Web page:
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I am a bit confused about choosing reference signal in order to control state space models.

I have read(however without deep math explanation) that one has to scale his reference signal for to make system to be able to track input signal. Also there is a function which gives a scaling coefficient Nbar, so I have to multiply my reference signal by it:

s = size(A,1);
Z = [zeros([1,s]) 1];
N = inv([A,B;C,D])*Z';
Nx = N(1:s);
Nu = N(1+s);
Nbar=Nu + K*Nx;

In my particular case there is the model of a pendulum on a one dimensional cart with arbitrary chosen poles. My state variables are ${\vec{\textbf{x}}} = [x\ \dot{x}\ \theta\ \dot{\theta}]^{T}$.

Below is matlab code:

clear all;

M = 1;
m = 1;
l = 1.5;
g = 9.8;
I = m*l^2;
b = 0.05;

denom = M*(m*l^2) + I*(m + m);

a22 = -(b*I + b*m*l^2)/denom;
a23 = (g*(l^2)*(m^2))/denom;
a42 = -(b*l*m)/denom;
a43 = (g*(M+m)*l*m)/denom;

b21 = (I + m*l^2) / denom;
b41 = l*m / denom;

A = [0 1 0 0; 0 a22 a23 0; 0 0 0 1; 0 a42 a43 0];
B = [0; b21; 0; b41];
C = [1 0 0 0];
D = 0;

% Check for controllability
co = ctrb(A, B);
fprintf("%f\r\n", rank(co));

% POLES
P = [-1.5 -0.9 -2.5 -3.5];

% Placing poles
K = place(A, B, P);

% Reference signal rescaling
sys = ss(A, B, C, D);
N = rscale(sys, K);

My simulink model: Inverted pendulum on a cart. Simulink

And position plot: Inverted pendulum cart position plot

Everything works like a charm. However I totally miss the intuition behind that.

Imagine standard PID control, in this case if I would like to control position I would set the error to ´current_position - desired_position´ and apply standard PID formula to that error. From the above it is intuitively clear why position is controlled and if I want to control, for example, velocity I will just set error to velocity divergence.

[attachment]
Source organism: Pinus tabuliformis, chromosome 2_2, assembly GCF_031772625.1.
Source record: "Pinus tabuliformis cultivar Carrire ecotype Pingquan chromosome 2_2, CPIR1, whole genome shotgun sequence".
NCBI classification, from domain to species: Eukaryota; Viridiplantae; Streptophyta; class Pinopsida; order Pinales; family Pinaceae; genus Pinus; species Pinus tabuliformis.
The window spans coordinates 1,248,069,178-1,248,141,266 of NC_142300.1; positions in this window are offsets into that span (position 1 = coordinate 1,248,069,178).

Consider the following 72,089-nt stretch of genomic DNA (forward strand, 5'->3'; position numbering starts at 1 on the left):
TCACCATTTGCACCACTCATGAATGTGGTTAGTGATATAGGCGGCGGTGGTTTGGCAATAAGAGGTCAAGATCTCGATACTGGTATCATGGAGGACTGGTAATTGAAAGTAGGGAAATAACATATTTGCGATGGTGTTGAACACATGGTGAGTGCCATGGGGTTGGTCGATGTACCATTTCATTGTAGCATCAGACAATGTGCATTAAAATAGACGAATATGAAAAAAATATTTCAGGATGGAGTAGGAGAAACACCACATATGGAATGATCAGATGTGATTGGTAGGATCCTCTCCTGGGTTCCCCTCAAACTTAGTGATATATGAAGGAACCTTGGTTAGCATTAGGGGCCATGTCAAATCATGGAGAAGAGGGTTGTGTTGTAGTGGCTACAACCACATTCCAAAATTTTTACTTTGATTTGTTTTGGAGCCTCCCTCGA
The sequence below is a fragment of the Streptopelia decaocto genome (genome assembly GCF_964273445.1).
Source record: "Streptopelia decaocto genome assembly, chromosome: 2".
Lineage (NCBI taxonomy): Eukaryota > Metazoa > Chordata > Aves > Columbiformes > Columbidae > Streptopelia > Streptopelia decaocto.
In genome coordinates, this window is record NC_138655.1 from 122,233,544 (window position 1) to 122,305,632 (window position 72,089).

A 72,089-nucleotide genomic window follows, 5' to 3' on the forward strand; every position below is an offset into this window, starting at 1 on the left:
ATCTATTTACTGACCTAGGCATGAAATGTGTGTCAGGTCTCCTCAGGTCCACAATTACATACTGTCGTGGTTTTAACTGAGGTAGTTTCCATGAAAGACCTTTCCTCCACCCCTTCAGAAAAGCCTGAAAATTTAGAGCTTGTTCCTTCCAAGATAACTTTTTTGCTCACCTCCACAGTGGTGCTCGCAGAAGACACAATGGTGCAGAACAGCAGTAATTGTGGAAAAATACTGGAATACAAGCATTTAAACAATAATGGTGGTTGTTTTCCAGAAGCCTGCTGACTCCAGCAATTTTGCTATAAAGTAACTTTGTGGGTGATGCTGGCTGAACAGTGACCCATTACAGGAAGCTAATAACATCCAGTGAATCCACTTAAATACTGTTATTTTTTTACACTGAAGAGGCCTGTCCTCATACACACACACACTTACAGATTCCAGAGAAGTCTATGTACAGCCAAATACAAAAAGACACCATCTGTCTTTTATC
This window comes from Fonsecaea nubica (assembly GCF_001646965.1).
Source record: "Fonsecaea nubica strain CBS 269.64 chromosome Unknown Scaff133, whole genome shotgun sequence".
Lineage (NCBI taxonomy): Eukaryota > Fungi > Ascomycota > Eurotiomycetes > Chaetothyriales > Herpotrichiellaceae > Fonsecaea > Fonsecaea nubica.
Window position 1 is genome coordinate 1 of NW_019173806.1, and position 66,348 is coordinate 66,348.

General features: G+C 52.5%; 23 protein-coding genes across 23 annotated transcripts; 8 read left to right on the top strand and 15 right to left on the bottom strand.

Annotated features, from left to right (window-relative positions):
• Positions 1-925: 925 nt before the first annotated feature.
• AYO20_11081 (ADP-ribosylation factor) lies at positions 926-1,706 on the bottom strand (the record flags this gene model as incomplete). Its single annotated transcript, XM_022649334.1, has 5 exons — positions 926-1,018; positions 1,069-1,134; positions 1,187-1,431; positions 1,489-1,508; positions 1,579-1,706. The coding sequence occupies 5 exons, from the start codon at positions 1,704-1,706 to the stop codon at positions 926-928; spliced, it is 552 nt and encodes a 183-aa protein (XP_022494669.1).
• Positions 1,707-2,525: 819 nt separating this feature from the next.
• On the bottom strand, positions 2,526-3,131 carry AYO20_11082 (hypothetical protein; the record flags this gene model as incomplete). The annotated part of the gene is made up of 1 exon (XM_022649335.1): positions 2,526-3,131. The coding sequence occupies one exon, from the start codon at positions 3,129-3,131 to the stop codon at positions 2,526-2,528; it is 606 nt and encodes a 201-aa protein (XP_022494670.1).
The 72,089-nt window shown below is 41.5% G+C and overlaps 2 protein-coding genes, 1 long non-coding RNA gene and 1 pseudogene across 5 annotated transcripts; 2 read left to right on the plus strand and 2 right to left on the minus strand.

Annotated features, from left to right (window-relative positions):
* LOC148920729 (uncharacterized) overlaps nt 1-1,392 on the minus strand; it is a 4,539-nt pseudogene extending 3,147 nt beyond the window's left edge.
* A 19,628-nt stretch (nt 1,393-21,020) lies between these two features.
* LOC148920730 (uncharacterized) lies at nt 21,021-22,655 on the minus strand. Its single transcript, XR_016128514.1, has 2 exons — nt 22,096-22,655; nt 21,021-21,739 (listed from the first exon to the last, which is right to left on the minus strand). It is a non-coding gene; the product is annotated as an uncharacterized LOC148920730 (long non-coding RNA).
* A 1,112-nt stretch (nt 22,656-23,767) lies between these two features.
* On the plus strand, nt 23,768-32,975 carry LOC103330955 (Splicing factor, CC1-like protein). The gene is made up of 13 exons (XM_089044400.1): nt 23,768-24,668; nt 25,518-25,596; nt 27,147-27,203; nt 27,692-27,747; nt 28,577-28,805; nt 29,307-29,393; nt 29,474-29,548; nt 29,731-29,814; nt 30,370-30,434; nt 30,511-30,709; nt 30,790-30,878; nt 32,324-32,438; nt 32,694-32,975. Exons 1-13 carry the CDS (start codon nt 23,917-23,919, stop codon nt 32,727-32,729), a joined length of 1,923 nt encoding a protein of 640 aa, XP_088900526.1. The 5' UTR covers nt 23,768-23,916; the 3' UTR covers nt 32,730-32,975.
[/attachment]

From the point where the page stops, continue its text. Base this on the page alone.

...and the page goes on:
However in a state space I have some coefficient which arises after calculating dot product between my state and gain matrix. And for some reason after subtracting it from a scaled version of u I get controlled position. Why is a big secret for me. And how would one control any other state variable in this case, like velocity for example?

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  • $\begingroup$ Position is the most practical one, that's the reason. If you want to control speed or acceleration, you can do so. But first, please consider the physical scope of the system, and what you would like to accomplish. $\endgroup$ – Gürkan Çetin Oct 5 '17 at 19:21
  • $\begingroup$ @GürkanÇetin I cleary understand that I can do so. The question is how. $\endgroup$ – Long Smith Oct 5 '17 at 19:30
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    $\begingroup$ Ok I misunderstood maybe. Because the first question in the last paragraph asks which parameter to control, not how to do that. Did you try replacing x with x_dot? What was the result? If you specify a little bit more I'm sure the question and answers will be more useful for everyone. Otherwise I fear it may be classified as "too broad". $\endgroup$ – Gürkan Çetin Oct 5 '17 at 19:35
  • $\begingroup$ @GürkanÇetin actually this question may sound dually. What I meant is that I cannot see any reason why exactly position is controlled. Imagine standard PID control, in this case if I would like to control position I would set the error to (current_position - desired_position) and apply standard PID formula to that error. From the above it is intuitively clear why position is controlled and if I want to control, for example, velocity I will just set error to velocity divergence. $\endgroup$ – Long Smith Oct 5 '17 at 19:57
  • $\begingroup$ @GürkanÇetin However in a state space I have some coefficient which arises after calculating dot product between my state and gain matrix. And for some reason after subtracting it from a scaled version of u we get controlled position. I just miss intuition behind that. $\endgroup$ – Long Smith Oct 5 '17 at 20:00